Every nationality living here has contributed to the whole.

In 1900, the residents of Edmonds came from the following countries: Australia, Canada, Denmark, England, Germany, New Zealand, Norway, Scotland, Sweden and about 10 different states.

Just imagine how many places are represented now.

Kathe G. Hall


Nothing educates like travel

Glenn Steinberg (“Rick Steves should stick to travel,” Letters to the Editor, May 17) has visited many countries since 1974.

So have I, though I’ve lost track how many, and I certainly agree that there’s no place like home – especially when that home is in Edmonds! Still, wherever I have gone in the last two years, I have constantly been asked, “What is American thinking with Trump?”

Steinberg seems to be unaware that very many people, both at home and abroad, and not just Rick Steves, are alarmed and convinced that our country is going in some very troubling, even dangerous directions.

But that is not really why I write.

I have never had the pleasure of meeting Rick Steves, but I’d like to suggest that his travels give his opinions the very great benefit of having been out of the country – nothing educates like travel.

Steinberg seems to suggest that Steves somehow has less right to express his opinions than the rest of us, and goes so far as to say, “He is simply trying to support his travel business with his political views.”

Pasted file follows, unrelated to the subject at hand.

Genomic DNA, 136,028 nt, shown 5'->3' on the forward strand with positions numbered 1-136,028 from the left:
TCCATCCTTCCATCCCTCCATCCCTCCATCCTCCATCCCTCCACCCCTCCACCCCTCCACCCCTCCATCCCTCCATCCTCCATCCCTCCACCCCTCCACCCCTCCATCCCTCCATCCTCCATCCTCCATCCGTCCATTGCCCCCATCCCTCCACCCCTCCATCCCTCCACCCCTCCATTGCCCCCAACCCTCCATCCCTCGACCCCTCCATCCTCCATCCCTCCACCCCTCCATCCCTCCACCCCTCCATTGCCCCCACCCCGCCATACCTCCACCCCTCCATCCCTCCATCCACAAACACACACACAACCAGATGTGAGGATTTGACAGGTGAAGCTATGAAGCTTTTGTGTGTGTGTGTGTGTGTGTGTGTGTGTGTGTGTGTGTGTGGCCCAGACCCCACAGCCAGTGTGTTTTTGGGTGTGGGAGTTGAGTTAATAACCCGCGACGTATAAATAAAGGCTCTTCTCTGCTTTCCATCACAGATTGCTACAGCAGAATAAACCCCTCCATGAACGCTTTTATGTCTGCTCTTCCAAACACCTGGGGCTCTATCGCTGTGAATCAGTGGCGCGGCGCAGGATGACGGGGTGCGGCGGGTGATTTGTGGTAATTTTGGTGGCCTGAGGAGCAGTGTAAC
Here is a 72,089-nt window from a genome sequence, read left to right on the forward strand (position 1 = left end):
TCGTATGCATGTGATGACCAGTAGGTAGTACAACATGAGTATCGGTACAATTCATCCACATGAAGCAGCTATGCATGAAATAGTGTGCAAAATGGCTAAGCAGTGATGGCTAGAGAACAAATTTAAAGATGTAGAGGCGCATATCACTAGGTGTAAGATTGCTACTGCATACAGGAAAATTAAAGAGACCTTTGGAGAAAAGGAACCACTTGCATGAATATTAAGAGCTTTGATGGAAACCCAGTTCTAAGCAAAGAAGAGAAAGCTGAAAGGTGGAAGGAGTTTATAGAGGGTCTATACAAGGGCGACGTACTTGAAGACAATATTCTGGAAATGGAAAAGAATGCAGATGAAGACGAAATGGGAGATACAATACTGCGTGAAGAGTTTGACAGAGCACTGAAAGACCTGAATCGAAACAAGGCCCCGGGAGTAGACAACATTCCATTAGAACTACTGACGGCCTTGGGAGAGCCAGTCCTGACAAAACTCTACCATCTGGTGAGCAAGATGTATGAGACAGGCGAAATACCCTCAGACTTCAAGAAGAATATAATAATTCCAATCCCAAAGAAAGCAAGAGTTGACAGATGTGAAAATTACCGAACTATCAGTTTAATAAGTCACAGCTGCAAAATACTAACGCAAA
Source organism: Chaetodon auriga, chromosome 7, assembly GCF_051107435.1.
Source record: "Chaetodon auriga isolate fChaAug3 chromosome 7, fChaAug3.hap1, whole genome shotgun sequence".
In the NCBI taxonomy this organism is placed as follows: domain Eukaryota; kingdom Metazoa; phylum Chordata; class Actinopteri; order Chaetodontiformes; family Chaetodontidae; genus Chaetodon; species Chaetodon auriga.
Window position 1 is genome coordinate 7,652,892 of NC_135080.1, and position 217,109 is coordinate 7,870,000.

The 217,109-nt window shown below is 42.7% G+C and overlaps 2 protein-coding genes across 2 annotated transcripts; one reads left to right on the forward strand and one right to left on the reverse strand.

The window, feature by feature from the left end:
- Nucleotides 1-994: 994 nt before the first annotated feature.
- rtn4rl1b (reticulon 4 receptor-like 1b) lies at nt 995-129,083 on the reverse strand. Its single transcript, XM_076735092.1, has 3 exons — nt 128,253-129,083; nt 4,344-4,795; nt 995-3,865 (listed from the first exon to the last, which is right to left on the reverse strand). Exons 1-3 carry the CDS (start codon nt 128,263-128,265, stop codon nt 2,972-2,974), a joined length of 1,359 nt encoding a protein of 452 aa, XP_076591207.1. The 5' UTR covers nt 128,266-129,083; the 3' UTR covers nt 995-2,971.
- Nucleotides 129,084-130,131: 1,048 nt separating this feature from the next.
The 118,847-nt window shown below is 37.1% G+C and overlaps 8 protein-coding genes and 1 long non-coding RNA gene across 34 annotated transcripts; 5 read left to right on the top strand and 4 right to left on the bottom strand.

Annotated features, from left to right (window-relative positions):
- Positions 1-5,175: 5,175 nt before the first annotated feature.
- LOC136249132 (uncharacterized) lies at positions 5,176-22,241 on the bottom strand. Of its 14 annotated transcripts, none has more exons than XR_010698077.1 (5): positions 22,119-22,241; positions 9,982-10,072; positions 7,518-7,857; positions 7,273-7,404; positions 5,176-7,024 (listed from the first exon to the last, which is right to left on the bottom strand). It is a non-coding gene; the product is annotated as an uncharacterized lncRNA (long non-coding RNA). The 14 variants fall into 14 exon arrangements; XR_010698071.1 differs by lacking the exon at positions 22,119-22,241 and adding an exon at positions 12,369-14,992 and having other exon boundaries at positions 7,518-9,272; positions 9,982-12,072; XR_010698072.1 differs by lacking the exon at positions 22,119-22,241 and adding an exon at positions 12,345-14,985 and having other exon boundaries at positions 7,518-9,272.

It is very foolish to assume one comprehends other people’s inner motivations. That Steves’ views trouble Steinberg is clear. But Steinberg’s views trouble me. Let him express them – by all means – but not by denying Steves the right to speak out, or by denigrating his reasons for doing so.

It is the right of every American to speak out when he/she perceives a reason to do so. That is not “stirring up dislike for our president, and ultimately, our country.”

It is democracy at work, and to speak against it is to undermine the liberty all Americans should honor. To discourage someone from speaking against the president seems like the first step toward dictatorship and totalitarianism.

It is deeply un-American.

Nathaniel Brown


Steves does good in the neighborhood

Glenn Steinberg’s letter on Rick Steves’ lack of contribution to small-town American culture misses the following facts: Rick’s $1 million donation to the Edmonds Center for the Arts, his financial support of YWCA Pathways for Women – which provides support for women and children in abusive relationships – and his employment of local people to work in his business.

I would characterize Rick as more than supportive of the city of Edmonds.

Rick’s signature life goal is to teach people to use travel has a way to open their minds and learn from the cultures of other countries. Clearly, his goal is not to shortchange his native Edmonds fellow citizens or any other small town citizens, as Steinberg suggests.

Steinberg does not agree with Rick’s politics. He is entitled to his opinions. He is not entitled to his omissions and mischaracterization of facts.

Michael Thompkins